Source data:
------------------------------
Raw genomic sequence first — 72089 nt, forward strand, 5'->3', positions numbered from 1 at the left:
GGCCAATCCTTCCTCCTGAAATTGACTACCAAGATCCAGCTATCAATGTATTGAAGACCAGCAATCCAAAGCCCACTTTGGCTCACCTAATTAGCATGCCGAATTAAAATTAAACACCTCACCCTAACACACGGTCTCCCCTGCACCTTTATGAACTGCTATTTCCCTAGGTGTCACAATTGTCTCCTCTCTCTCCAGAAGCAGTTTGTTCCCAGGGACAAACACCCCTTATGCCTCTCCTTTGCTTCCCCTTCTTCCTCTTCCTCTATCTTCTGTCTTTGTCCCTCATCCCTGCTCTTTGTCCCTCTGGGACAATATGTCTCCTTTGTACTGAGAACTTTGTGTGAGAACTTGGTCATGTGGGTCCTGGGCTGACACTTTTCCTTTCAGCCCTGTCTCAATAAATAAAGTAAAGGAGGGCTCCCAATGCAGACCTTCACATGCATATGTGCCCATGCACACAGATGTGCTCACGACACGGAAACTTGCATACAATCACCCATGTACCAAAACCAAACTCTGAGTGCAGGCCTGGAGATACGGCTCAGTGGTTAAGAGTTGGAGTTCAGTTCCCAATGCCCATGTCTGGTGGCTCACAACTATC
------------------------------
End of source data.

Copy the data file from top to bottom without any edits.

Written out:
Raw genomic sequence first — 72089 nt, forward strand, 5'->3', positions numbered from 1 at the left:
GGCCAATCCTTCCTCCTGAAATTGACTACCAAGATCCAGCTATCAATGTATTGAAGACCAGCAATCCAAAGCCCACTTTGGCTCACCTAATTAGCATGCCGAATTAAAATTAAACACCTCACCCTAACACACGGTCTCCCCTGCACCTTTATGAACTGCTATTTCCCTAGGTGTCACAATTGTCTCCTCTCTCTCCAGAAGCAGTTTGTTCCCAGGGACAAACACCCCTTATGCCTCTCCTTTGCTTCCCCTTCTTCCTCTTCCTCTATCTTCTGTCTTTGTCCCTCATCCCTGCTCTTTGTCCCTCTGGGACAATATGTCTCCTTTGTACTGAGAACTTTGTGTGAGAACTTGGTCATGTGGGTCCTGGGCTGACACTTTTCCTTTCAGCCCTGTCTCAATAAATAAAGTAAAGGAGGGCTCCCAATGCAGACCTTCACATGCATATGTGCCCATGCACACAGATGTGCTCACGACACGGAAACTTGCATACAATCACCCATGTACCAAAACCAAACTCTGAGTGCAGGCCTGGAGATACGGCTCAGTGGTTAAGAGTTGGAGTTCAGTTCCCAATGCCCATGTCTGGTGGCTCACAACTATC